Review: Firefox 3.1 Beta 1 -- The Best Is Yet To Come

Despite a potentially powerful new geolocation feature, users won't see much difference between Firefox 3.0 and 3.1 -- at least, not yet.



Has it already been four months since Firefox 3.0 shipped? Seems like only yesterday. It included exciting enhancements to make browsing the Internet faster and more convenient, including redesigns to the address bar, bookmarks and history, and zooming Web pages.




Its new location-awareness technology lets FireFox 3.1 know where you are.
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Now, Firefox 3.1 beta 1 is out, with a new geolocation service, a new, faster, JavaScript engine, enhancements to the tab-switching, and further refinements to the address bar. It's anticlimactic after the big Firefox 3.0 release -- but then again, it's only the first beta, and it's only a dot-release.

Potentially the most transformative new feature in Firefox 3.1 is the new geolocation service.

Geolocation is a JavaScript API that allows your browser to tell a Web page where you are. Right now, you have to manually enter your location into Firefox, but soon the browser developers plan to build in support for the Skyhook service, which triangulates your location based on detecting known nearby wireless points; and on-board GPS built into laptops.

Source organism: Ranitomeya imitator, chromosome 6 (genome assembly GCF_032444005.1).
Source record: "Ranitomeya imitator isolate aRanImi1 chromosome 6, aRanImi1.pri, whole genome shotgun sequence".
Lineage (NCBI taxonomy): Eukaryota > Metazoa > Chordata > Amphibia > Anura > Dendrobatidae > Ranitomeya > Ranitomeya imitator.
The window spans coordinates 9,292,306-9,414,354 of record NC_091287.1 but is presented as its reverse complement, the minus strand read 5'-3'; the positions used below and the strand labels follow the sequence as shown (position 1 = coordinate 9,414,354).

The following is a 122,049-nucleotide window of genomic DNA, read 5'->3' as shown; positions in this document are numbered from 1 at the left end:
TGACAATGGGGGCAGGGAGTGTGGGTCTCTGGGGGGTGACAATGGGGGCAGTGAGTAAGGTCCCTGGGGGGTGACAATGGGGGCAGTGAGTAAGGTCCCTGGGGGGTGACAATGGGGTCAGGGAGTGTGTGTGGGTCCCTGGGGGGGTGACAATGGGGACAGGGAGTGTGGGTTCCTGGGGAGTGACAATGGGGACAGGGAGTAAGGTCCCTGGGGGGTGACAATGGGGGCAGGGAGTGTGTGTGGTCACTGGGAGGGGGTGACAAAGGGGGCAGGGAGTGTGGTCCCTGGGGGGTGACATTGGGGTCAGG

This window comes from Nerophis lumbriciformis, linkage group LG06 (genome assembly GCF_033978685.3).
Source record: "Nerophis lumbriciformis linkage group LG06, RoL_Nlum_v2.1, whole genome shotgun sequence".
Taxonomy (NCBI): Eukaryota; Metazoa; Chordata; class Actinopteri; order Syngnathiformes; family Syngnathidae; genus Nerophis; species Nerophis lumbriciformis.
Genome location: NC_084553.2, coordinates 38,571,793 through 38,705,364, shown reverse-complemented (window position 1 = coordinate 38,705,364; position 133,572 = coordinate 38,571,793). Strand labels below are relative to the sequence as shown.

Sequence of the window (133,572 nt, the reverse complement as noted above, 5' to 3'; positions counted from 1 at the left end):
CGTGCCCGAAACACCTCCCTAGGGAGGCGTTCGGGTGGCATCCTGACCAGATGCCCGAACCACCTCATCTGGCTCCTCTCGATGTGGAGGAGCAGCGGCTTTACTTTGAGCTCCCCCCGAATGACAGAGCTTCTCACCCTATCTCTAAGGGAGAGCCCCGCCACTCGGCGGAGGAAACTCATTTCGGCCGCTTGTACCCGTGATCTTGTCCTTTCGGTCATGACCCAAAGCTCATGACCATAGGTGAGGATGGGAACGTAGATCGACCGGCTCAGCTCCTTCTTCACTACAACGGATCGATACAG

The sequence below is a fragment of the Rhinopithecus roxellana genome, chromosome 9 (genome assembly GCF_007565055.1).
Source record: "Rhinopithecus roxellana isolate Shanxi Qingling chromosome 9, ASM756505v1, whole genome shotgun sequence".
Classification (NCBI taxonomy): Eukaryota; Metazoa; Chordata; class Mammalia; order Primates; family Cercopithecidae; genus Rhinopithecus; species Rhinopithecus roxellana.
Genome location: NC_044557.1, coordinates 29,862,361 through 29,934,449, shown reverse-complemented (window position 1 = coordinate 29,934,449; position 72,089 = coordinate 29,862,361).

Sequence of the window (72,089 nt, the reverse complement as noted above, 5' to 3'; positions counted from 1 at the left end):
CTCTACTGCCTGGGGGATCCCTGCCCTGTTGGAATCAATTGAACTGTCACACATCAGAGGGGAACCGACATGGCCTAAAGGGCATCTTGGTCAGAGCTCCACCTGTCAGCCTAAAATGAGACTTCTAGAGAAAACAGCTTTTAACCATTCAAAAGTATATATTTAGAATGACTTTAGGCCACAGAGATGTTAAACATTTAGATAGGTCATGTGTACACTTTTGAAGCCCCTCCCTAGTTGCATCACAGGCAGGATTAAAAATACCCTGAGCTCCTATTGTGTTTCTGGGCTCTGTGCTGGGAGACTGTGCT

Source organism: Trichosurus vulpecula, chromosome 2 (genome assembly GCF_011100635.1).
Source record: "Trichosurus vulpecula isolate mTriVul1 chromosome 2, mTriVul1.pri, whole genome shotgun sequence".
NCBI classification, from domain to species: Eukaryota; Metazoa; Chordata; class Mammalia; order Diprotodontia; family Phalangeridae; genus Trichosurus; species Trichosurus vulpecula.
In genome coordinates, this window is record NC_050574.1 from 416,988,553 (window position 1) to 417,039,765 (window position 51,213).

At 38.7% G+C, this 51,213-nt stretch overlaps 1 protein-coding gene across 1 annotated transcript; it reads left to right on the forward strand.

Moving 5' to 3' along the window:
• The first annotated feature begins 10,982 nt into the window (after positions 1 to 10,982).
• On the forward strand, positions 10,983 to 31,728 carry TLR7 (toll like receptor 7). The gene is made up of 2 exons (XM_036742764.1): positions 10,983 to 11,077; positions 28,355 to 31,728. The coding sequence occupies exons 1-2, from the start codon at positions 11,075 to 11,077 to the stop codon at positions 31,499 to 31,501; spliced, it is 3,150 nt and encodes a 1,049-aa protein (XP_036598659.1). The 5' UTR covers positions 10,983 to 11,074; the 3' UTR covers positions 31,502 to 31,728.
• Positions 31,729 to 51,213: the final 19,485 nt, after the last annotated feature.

To test Geolocation with Firefox 3.1 beta 1, you need to download and install the Geolocation Firefox add-on, and then use it to enter your location manually. Then go to FoodFinder, a Google Maps mash-up for demoing geolocation. The browser will ask for your permission to give out your location. You can choose whether to give your pinpoint location, or just your general neighborhood in a one-mile radius. Click the permission button, and FoodFinder will show you nearby restaurants.

Even in its current, limited form, I can see Geolocation being useful. If your computer is always in the same location, in your den at home or on your desk in the office, you can enter that location once into Firefox, and then save yourself the trouble of re-typing your address into every mapping application and store-finder on the Internet.

Geolocation will be even more useful with a notebook or handheld device running the new mobile version of Firefox, once integration into Skyhook and GPS is complete.

Another potentially dramatic improvement for Firefox 3.1 is the new TraceMonkey engine for speeding up JavaScript performance. JavaScript is the "J" in AJAX, it's the basis for Web applications including Gmail and Google Maps. Speeding up JavaScript performance will speed up the most useful pages on the Web.




TraceMonkey code is designed to speed up JavaScript performance in Firefox 3.1.
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TraceMonkey is disabled by default in the current beta, but you can enable it by going to the URL about:config and setting javascript.options.jit.content to true.

We tried it out on a test machine running Windows XP, and compared Firefox 3.1 Beta 1 performance with other browsers using the SunSpider JavaScript Benchmark. We found that Firefox 3 Beta 1 with TraceMonkey switched on was significant faster than the nearest competitor, completing the benchmark in 1878.2 msec.

Second-fastest was the Chrome browser, finishing in 2697.2 msec.

Following Chrome was Firefox 3 Beta 1 with TraceMonkey switched off (2351.4 msec), then Firefox 3.03 (3495.0 msec), and Opera 9.6 (5731.6 msec).